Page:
All passengers entering Kenya from China will undergo thorough screening for a new flu-like virus before being allowed into the country, the Ministry of Health has said.
Acting Director-General Patrick Amoth said the ministry was waiting for the World Health Organisation (WHO) to provide further guidance.
The international health agency’s emergency committee is expected to make a decision on whether it will categorise the outbreak a public health emergency of international concern (PHEIC).
“We have sent an alert to all the 47 counties. We have also heightened surveillance at all points of entry and screening has started,” said Dr Amoth at the launch of the Kenya Harmonised Health Facility Assessment report.
The country has vast business relations with China. At least three flights land at Jomo Kenyatta International Airport (JKIA), where the country’s national carrier, Kenya Airways, operates two non-stop flights daily between Nairobi and Guangzhou.
“For that reason, we have begun screening all passengers coming into the country from China,” Dr Amoth said. If travel inflows from the Asian country are anything to go by, Kenya is grossly exposed. The Coronavirus has put the world on high alert, with countries increasing fever checks at airports amid fears of a bigger outbreak.
Should the WHO declare the virus a global emergency, member states, including Kenya, will receive an interim response guideline, including how to screen for sick people, test samples, treat patients, control infections in health centres, maintain the right supplies, and communicate with the public.
Fears of a pandemic are growing globally as deaths rose to nine on Wednesday, with more than 470 confirmed cases.
The first case of infection has been reported in the United States after a man from Washington State returned home after a trip to Wuhan, China, on January 15, and sought medical attention on January 19. He is now in isolation at Providence Regional Medical Centre in Everett, Washington.
Chinese health authorities have warned people not to travel to the city of Wuhan amid concerns that the virus could mutate and spread further.
Officials are working on the assumption that the outbreak resulted from human exposure to wild animals being sold illegally at a food market in Wuhan, and the virus is mutating, Gao Fu, an academic of the Chinese Academy of Sciences and head of the Chinese Centre for Disease Control (CDC), told a news conference.
The Chinese strain suspected to have come from animals is depicted as a “cousin” of the severe acute respiratory syndrome (SARS) virus and a scientist who first decoded it thinks it started in an animal before being spread to humans.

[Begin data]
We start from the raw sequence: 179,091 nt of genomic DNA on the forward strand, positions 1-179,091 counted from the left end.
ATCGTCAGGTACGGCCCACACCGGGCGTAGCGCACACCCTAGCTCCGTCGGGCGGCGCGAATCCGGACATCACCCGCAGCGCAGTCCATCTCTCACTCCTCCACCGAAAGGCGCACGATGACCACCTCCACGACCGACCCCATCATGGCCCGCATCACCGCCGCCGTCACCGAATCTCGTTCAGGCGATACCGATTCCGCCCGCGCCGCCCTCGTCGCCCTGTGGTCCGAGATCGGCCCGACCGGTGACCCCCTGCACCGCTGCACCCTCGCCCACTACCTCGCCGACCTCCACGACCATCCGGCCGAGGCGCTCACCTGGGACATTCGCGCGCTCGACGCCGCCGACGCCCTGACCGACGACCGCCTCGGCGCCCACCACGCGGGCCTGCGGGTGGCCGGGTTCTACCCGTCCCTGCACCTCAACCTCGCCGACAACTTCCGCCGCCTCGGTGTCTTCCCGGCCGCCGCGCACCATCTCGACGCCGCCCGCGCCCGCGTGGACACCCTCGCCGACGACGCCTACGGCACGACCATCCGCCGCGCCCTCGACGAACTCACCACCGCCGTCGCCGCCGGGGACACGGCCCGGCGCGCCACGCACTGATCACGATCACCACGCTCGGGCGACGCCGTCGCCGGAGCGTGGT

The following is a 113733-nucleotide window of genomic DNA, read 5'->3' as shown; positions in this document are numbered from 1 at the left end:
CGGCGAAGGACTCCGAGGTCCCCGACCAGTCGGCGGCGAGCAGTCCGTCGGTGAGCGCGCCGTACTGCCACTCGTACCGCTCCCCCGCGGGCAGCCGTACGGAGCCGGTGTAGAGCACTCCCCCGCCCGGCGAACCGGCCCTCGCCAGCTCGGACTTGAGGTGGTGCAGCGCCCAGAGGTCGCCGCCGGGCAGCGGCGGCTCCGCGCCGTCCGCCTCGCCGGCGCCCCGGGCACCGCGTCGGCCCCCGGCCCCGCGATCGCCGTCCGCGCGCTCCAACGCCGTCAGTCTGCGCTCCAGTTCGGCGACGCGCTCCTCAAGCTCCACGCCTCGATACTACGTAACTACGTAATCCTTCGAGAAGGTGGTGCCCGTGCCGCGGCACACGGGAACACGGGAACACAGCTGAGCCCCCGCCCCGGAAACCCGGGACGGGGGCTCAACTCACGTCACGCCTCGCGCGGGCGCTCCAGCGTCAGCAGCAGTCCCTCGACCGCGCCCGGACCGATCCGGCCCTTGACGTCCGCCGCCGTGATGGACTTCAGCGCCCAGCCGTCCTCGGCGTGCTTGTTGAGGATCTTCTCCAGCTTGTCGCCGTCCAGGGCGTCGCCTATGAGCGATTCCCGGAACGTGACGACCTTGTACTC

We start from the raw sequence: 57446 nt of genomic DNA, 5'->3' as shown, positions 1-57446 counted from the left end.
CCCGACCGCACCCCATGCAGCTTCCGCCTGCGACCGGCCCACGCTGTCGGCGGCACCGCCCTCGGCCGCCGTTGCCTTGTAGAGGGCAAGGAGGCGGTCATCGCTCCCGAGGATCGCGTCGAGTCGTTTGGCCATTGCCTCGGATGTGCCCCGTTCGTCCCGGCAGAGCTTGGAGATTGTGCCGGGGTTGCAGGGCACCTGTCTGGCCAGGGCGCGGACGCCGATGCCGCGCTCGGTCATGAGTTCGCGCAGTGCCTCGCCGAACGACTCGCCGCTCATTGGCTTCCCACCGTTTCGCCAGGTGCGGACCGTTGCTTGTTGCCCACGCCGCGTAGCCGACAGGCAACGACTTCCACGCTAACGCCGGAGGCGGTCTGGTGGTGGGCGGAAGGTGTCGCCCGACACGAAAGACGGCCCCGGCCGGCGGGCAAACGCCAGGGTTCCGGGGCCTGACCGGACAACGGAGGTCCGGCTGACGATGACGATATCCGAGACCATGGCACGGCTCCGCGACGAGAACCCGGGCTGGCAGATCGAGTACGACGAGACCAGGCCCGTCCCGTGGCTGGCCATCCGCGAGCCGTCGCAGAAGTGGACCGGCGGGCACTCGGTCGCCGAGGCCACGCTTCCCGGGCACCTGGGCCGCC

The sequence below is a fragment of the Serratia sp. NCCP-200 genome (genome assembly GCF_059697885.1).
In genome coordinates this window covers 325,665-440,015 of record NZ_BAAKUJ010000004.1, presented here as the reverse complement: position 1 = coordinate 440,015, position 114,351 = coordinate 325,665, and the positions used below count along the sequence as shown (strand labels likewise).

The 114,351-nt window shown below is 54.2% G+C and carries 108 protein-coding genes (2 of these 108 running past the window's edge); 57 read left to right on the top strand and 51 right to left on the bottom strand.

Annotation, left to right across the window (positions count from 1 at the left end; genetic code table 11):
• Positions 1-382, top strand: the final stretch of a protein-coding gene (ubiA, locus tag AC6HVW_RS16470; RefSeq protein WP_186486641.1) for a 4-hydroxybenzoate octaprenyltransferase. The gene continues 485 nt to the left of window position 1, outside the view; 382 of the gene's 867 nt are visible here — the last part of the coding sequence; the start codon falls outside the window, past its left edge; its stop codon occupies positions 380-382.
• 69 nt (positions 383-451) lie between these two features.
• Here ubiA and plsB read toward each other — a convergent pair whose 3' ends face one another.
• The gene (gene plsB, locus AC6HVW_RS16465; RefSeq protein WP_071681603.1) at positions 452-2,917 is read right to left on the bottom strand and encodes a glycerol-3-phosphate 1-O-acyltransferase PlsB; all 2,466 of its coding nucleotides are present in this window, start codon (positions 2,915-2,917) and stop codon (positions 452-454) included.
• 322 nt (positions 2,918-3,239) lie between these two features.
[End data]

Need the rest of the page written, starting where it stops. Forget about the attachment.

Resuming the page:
The virus is reported to be a new strain of Coronavirus, which causes a type of pneumonia, and can pass from person to person, China confirmed.
Viruses can spread from human contact with animals. Scientists think the Middle East Respiratory Syndrome (MERS) started in camels, according to WHO. With SARS, scientists suspected civet cats were to blame.
When it comes to human-to-human transmission of the viruses, it often happens when someone comes into contact with the infected person's secretions.
Depending on how virulent the virus is, a cough, sneeze or handshake could cause exposure. The virus can also be transmitted by touching something an infected person has touched and then touching your mouth, nose or eyes. Caregivers can sometimes be exposed by handling a patient's waste, according to the CDC.
Two other factors fuel the anxieties. The first is the Chinese lunar new year during which an estimated 400 million people in China travel home to celebrate with their families; and the second is China’s handling of the major outbreak of SARS in 2003.
To address the situation, several pharmaceutical giants and research institutes globally have begun working on drugs and vaccines.
The US National Institute of Health (NIH) announced on Tuesday that it is working on a vaccine. It would, however, take a few months until the first phase of the clinical trials get under way and more than a year before a vaccine might be available.
"The NIH is in the process of taking the first steps towards the development of a vaccine," said Dr Anthony Fauci, director of the National Institute of Allergy and Infectious Diseases.